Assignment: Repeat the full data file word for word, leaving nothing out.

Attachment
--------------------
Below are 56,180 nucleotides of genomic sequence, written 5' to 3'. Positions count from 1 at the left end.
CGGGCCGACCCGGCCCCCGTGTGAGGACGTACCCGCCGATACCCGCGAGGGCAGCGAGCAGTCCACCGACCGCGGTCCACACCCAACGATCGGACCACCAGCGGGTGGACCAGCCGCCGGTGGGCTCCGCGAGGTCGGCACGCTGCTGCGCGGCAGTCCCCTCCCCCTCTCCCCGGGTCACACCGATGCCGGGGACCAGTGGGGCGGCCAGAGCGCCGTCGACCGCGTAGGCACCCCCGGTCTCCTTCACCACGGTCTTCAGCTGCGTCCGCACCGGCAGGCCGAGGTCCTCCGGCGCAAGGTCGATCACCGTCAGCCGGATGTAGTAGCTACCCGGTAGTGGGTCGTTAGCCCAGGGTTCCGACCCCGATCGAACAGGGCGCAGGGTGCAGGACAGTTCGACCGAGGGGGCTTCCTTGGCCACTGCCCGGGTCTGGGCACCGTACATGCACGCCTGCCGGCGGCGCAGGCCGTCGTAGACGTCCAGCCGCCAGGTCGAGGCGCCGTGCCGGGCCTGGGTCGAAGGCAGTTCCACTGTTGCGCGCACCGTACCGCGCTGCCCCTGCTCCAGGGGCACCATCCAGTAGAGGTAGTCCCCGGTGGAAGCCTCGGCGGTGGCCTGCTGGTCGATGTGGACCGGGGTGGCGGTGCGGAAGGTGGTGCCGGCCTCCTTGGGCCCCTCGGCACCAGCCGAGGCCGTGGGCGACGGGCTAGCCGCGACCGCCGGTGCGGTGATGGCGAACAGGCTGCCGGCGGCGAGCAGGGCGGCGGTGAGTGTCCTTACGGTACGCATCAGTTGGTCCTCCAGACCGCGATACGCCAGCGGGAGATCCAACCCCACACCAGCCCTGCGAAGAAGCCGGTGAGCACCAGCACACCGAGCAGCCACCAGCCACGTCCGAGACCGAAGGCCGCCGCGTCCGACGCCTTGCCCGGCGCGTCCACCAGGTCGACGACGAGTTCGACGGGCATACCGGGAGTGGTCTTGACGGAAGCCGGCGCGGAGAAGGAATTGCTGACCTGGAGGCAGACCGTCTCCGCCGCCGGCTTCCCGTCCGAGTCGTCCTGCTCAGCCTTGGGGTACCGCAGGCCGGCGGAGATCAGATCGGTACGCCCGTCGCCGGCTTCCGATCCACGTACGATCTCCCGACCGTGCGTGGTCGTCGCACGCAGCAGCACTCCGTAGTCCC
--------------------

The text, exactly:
Below are 56,180 nucleotides of genomic sequence, written 5' to 3'. Positions count from 1 at the left end.
CGGGCCGACCCGGCCCCCGTGTGAGGACGTACCCGCCGATACCCGCGAGGGCAGCGAGCAGTCCACCGACCGCGGTCCACACCCAACGATCGGACCACCAGCGGGTGGACCAGCCGCCGGTGGGCTCCGCGAGGTCGGCACGCTGCTGCGCGGCAGTCCCCTCCCCCTCTCCCCGGGTCACACCGATGCCGGGGACCAGTGGGGCGGCCAGAGCGCCGTCGACCGCGTAGGCACCCCCGGTCTCCTTCACCACGGTCTTCAGCTGCGTCCGCACCGGCAGGCCGAGGTCCTCCGGCGCAAGGTCGATCACCGTCAGCCGGATGTAGTAGCTACCCGGTAGTGGGTCGTTAGCCCAGGGTTCCGACCCCGATCGAACAGGGCGCAGGGTGCAGGACAGTTCGACCGAGGGGGCTTCCTTGGCCACTGCCCGGGTCTGGGCACCGTACATGCACGCCTGCCGGCGGCGCAGGCCGTCGTAGACGTCCAGCCGCCAGGTCGAGGCGCCGTGCCGGGCCTGGGTCGAAGGCAGTTCCACTGTTGCGCGCACCGTACCGCGCTGCCCCTGCTCCAGGGGCACCATCCAGTAGAGGTAGTCCCCGGTGGAAGCCTCGGCGGTGGCCTGCTGGTCGATGTGGACCGGGGTGGCGGTGCGGAAGGTGGTGCCGGCCTCCTTGGGCCCCTCGGCACCAGCCGAGGCCGTGGGCGACGGGCTAGCCGCGACCGCCGGTGCGGTGATGGCGAACAGGCTGCCGGCGGCGAGCAGGGCGGCGGTGAGTGTCCTTACGGTACGCATCAGTTGGTCCTCCAGACCGCGATACGCCAGCGGGAGATCCAACCCCACACCAGCCCTGCGAAGAAGCCGGTGAGCACCAGCACACCGAGCAGCCACCAGCCACGTCCGAGACCGAAGGCCGCCGCGTCCGACGCCTTGCCCGGCGCGTCCACCAGGTCGACGACGAGTTCGACGGGCATACCGGGAGTGGTCTTGACGGAAGCCGGCGCGGAGAAGGAATTGCTGACCTGGAGGCAGACCGTCTCCGCCGCCGGCTTCCCGTCCGAGTCGTCCTGCTCAGCCTTGGGGTACCGCAGGCCGGCGGAGATCAGATCGGTACGCCCGTCGCCGGCTTCCGATCCACGTACGATCTCCCGACCGTGCGTGGTCGTCGCACGCAGCAGCACTCCGTAGTCCC